NEW analyses fund collection and expenditure statements of the parties that contested 2014 elections
GN Bureau | October 10, 2019
Political parties that contested the Maharashtra and Haryana assembly elections in 2014 spent the largest part of their expenses, Rs 280.72 crore (77.35 percent), on publicity, shows an analysis by the National Election Watch (NEW). This was followed by Rs 41.40 crore on travel expenses, Rs 22.59 crore on ‘other/miscellaneous expenses’ and Rs 18.16 crore on lump sum amounts paid to candidates.
Five years ago, to contest the assembly elections in these two states, 15 parties collected a total of Rs 464.55 crore, and spent Rs 357.21 crore. Funds collected by the parties at their central headquarters were Rs 233.76 crore while expenditure was Rs 204.10 crore.
Maharashtra state units of these parties spent Rs 136.69 crore while the Haryana state units spent only Rs 16.42 crore.
BSP, AIFB, IUML & JDU are the only parties that declared no funds collected either at the central or at the state unit level despite contesting elections. AIFB, IUML and JDU are the only parties that have incurred no expenditure either at the central or at the state unit level despite contesting elections, the NEW found.
Parties are required to submit a statement of election expenditure to the Election Commission of India (ECI) within 75 days of completion of assembly elections.
The expenditure statement contains details of the total amount received as funds in the form of cash, cheques and demand drafts and the total amount spent under various heads. It also contains information on the amount spent on the following heads at the central and state levels by the party: publicity, travel expenses, other expenses, and expenditure towards candidates.
Parties submit these statements providing information of funds collected and spent between announcement and completion of elections. This period could be between three weeks to three months based on the notification issued by the ECI.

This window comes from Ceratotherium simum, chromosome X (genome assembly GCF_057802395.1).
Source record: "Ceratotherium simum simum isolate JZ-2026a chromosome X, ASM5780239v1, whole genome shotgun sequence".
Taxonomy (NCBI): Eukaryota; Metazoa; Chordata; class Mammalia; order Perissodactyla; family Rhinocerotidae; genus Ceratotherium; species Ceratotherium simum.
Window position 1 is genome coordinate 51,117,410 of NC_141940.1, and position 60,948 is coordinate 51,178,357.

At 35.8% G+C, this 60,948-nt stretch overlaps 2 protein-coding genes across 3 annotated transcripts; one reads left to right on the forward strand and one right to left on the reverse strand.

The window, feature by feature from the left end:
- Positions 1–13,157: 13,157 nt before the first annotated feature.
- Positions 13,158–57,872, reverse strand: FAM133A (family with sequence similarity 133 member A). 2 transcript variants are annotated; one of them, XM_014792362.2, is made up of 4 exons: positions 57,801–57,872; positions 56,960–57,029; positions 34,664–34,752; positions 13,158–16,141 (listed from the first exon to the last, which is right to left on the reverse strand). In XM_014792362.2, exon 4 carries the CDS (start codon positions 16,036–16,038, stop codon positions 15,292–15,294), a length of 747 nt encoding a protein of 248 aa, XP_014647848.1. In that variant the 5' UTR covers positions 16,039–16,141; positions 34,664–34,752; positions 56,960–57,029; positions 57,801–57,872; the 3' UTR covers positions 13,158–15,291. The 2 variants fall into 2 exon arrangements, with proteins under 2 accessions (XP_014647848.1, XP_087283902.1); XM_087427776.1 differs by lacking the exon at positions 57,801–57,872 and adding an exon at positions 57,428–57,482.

The NEW has published its report analysing the funds received and expenditure incurred by recognized political parties, during the assembly elections to Maharashtra and Haryana, held in 2014 (elections announced on September 20and were completed on October 22).
The Association for Democratic Reforms (ADR) has made the following observations along with the NEW report:
* The election expenditure statements of JDS and RLD are not available in the public domain, with a total delay of more than four years and six months. This is in violation of the supreme court judgment dated April 4, 1996 (Common Cause vs. Union of India), directing the ECI to create a format for the recognised parties to submit their statements.
* The expenditure statement of AIMIM available on the website of ECI fails to adhere to the prescribed format. It does not furnish information on the funds collected and expenditure incurred from its central headquarters and state units in a systematic and structured manner, as directed in the SC judgment, to enable scrutiny of the expenditure.
* Three national parties – INC, CPI and BJP – delayed the submission of their election expenditure statements by 181 days, 197 days and 198 days respectively.
* It must be made mandatory for all political parties to submit their statements of expenditure in the format given by the ECI, within the prescribed time limit. Political parties not submitting on time or in the prescribed format should be heavily penalized.
* The details of all donors who contribute to national and regional parties exclusively for their election campaigns must be declared in the public domain irrespective of the amount donated.
* A format similar to the donations report along with the date of donations, submitted to the ECI on an annual basis, has to be prescribed for the expenditure statement so as to bring in more transparency in the finances of the political parties especially during elections when it is said that black money plays a major role.
* Where possible, expenditure must be limited to transactions via cheque/DD/RTGS so as to reduce the use of black money in elections, as per the transparency guidelines issued by the ECI.
* Similar to the shadow observers of the ECI for monitoring expenditure of candidates, there must also be observers for monitoring the expenditure of political parties.
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